Overlooked API Security Best Practices

It’s no secret: API security threats are on the rise. Cybersecurity incidents are the go-to attack for opportunistic criminals in a digitized world. As our reliance on APIs grows, so does the threat of exploitation for data theft and manipulation. A predicted 50% of data theft will result from insecure APIs.

The vulnerability of APIs is crucial, but it’s not an insurmountable risk. Organizations can mitigate risk and keep their data and end users safe with the right attention and security strategy. You can stay ahead of threats by applying a few often-overlooked API security best practices.

Authorization and Authentication

A tried-and-true attack dates back long before APIs came into the picture. Impersonating a user and gaining control through their account is a favorite among cyber criminals. Therefore, it’s crucial to have a strong authorization and authentication approach.

Ensure your API security strategy includes:

  • API Keys – API keys are the basic security level for user authentication and should never be overlooked. API keys will first authenticate the user and then verify and authorize access when applicable.
  • OAuth Tokens - Taking things one step further, OAuth doesn’t transmit password data but relies on unique authorization tokens to prove identity. OAuth provides secure delegated access without the exchange of personal or login details.
  • JSON Tokens - Also known as JWT, JSON web tokens are based on an open standard and contain a set of claims, depending on their use. When a JWT is transmitted, the receiver will verify the identity and validity of the token and sign it with public or private keys.

Having a strong practice for authentication and authorization of users is the first line of defense to protecting your APIs.


APIs serve as messengers, transmitting valuable data (often silently) between applications. Without proper protection, bad actors can view or analyze this data while in transit through man-in-the-middle attacks.

Recommending HTTPS may seem painfully obvious, but many organizations still have overlooked this important step. For end users, browsers such as Chrome aim to steer them back to safety when attempting to enter an insecure website. Businesses owe it to their customers, partners, end users, and themselves to implement HTTPS on their web servers to provide secure connections and TLS encryption.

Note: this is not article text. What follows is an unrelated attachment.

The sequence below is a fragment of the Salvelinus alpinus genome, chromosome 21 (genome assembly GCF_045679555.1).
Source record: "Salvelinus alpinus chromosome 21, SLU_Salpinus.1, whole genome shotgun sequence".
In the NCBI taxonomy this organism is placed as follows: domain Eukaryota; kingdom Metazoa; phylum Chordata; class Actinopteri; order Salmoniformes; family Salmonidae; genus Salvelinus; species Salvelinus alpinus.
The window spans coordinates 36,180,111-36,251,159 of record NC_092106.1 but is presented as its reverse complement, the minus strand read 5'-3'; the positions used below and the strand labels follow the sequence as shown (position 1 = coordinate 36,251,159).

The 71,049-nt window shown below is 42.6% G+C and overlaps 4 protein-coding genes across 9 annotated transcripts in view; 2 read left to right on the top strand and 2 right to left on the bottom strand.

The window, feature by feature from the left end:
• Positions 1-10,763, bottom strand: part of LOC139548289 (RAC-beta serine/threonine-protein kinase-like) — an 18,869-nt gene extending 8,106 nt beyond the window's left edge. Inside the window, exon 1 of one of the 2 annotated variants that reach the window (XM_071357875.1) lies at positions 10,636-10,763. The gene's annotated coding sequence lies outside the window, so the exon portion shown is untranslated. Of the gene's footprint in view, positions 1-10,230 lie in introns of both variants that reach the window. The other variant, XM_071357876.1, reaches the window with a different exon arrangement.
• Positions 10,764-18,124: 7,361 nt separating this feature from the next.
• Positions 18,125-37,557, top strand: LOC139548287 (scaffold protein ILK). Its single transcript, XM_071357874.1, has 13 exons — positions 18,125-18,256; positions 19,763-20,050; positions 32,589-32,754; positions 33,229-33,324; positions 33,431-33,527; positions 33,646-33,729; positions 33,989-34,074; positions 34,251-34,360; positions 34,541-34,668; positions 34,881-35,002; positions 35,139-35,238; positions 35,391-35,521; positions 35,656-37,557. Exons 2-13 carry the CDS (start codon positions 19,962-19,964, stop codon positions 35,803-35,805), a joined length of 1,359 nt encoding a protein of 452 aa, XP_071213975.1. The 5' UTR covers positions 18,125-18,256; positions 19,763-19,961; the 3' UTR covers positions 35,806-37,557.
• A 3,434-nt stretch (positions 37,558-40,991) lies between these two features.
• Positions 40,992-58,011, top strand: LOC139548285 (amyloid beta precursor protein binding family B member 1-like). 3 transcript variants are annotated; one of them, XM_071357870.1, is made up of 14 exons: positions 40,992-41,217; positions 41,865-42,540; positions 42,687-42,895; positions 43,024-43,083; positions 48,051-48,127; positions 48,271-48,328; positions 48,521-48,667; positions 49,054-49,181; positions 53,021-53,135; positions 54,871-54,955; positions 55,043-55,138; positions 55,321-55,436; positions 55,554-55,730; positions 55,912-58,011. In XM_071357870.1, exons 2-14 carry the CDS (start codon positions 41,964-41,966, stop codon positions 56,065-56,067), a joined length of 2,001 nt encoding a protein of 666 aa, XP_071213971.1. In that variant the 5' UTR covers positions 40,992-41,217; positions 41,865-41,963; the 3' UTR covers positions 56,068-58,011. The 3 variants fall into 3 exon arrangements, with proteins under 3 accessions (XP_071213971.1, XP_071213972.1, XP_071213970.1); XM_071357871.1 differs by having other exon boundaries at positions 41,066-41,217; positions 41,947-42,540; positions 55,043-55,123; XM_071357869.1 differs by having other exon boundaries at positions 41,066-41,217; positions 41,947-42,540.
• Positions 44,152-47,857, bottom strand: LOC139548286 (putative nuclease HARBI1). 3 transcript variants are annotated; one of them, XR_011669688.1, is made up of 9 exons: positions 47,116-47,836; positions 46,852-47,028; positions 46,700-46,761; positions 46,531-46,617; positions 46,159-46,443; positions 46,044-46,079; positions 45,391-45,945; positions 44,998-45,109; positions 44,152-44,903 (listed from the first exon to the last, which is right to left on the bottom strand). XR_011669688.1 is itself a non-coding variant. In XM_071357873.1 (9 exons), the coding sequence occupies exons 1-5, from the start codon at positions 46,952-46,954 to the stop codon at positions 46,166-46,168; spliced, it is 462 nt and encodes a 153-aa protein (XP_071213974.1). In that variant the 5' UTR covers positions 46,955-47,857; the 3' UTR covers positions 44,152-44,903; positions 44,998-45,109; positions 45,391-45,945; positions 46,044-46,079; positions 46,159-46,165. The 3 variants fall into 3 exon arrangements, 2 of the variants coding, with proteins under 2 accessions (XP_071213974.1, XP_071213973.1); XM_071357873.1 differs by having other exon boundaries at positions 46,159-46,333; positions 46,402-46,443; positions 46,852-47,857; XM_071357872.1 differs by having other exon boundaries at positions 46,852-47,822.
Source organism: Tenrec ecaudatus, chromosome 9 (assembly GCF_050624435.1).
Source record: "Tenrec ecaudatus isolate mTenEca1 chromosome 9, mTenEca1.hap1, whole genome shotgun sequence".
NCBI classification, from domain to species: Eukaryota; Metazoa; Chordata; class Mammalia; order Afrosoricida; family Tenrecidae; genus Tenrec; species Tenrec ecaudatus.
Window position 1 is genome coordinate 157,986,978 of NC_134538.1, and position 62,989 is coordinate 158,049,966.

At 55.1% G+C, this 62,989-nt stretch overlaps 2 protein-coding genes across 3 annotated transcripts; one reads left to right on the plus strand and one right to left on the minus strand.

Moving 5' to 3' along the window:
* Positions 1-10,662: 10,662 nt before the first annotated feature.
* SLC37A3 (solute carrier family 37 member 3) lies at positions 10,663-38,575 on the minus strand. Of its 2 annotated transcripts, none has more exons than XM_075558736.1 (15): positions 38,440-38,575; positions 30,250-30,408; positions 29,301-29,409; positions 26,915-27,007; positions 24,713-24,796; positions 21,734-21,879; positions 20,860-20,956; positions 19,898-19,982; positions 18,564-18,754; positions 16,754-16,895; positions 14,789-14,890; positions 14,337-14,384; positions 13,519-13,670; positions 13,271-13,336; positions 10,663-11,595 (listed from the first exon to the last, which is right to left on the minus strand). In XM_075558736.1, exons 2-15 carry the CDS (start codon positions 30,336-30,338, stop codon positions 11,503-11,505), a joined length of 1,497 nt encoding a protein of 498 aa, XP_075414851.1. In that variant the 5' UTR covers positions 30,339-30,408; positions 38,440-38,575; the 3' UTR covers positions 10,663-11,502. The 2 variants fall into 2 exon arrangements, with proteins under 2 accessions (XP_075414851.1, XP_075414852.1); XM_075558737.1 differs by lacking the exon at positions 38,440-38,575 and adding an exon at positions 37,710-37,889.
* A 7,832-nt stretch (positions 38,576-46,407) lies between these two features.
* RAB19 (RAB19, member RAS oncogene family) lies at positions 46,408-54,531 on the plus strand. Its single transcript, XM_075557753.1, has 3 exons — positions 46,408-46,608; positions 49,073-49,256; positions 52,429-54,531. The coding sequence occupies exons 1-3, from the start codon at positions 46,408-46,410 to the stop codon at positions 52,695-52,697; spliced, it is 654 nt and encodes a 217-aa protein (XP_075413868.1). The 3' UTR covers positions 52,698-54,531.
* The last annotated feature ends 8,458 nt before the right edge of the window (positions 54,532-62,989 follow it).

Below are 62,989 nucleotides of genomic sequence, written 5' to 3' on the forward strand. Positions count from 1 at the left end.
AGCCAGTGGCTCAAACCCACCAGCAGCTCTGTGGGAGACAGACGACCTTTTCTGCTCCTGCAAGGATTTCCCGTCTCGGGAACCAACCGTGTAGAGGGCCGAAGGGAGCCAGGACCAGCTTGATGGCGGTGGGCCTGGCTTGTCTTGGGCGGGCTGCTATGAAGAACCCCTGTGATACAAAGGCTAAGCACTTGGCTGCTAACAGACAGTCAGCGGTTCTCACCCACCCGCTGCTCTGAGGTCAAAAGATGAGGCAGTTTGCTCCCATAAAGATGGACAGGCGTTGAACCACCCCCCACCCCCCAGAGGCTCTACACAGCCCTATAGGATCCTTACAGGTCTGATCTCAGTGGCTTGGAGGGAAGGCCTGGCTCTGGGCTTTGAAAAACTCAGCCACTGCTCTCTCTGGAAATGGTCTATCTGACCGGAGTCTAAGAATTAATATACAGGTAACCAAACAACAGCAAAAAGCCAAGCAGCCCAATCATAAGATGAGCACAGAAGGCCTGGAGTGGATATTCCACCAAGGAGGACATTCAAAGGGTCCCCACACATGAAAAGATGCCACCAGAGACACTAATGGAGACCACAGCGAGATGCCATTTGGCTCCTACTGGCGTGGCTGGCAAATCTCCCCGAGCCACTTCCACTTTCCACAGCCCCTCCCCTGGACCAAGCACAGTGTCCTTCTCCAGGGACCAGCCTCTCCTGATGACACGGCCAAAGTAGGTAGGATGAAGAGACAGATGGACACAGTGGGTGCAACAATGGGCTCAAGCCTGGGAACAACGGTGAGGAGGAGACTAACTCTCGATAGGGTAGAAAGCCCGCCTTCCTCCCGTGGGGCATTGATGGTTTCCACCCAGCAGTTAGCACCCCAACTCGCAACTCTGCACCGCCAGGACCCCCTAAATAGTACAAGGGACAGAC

Perfect forward secrecy (PFS) helps you level up your encryption by automatically changing encryption and decryption keys. PFS is nearly impervious to brute force attacks, ensuring your data is safe during transmission and decryption without impacting speed.

Rate Limiting

A common exploit of APIs is to disrupt or disable services by flooding the system with requests. Rate limiting is an easy and effective approach to mitigating spam behavior by limiting the number of calls a user can make within a fixed amount of time. This simple solution prevents denial of service (DDoS) attacks.

Load Balancing

Load balancing distributes traffic across multiple local web servers to address similar server risks. DDoS attacks may attempt to flood web servers to take a website or application offline. 

Coupled with a CDN, load balancing is an effective means of maintaining uptime. The CDN is managed by your load balancer and sits in front of your server cluster. The load balancer ensures that traffic is distributed. Should a server go down, it re-routes the data to an available server while the CDN denies further requests.

Testing and Monitoring

For ongoing security, ensure testing and monitoring are part of your strategy. Testing will help identify and mitigate risks, and APIs are famously simple to test as they lack the complexity of large software systems with robust features. Key testing aspects are:

  • Unit testing for individual functions.
  • Functional testing on endpoints, performance, and authorization
  • Load testing for the traffic your API can drive
  • Pen testing will identify any environmental risks or vulnerabilities that should be addressed

Of course, the most commonly missed aspect of API security is foregoing monitoring. API monitoring tools will ensure that APIs are functioning as designed and identify any oddities or outliers that may signal a risk of a breach. Ping your APIs regularly to check their status, and use server logging features to apply a logging tool for API activity.

The Importance of API Security

API security cannot be overlooked as a necessary component of our digital lifestyle. Unfortunately, concerns about API security often create bottlenecks within organizations or even prevent progress:

More than half of respondents have delayed rolling out a new application due to API security concerns.” according to a recent report. Thankfully, with the right strategy, APIs will no longer serve as doorways for attackers to reach valuable data. 

About Author:

Stefanie Shank. Having spent her career in various capacities and industries under the “high tech” umbrella, Stefanie is passionate about the trends, challenges, solutions, and stories of existing and emerging technologies. A storyteller at heart, she considers herself one of the lucky ones: someone who gets to make a living doing what she loves. Stefanie is a regular writer at Bora.

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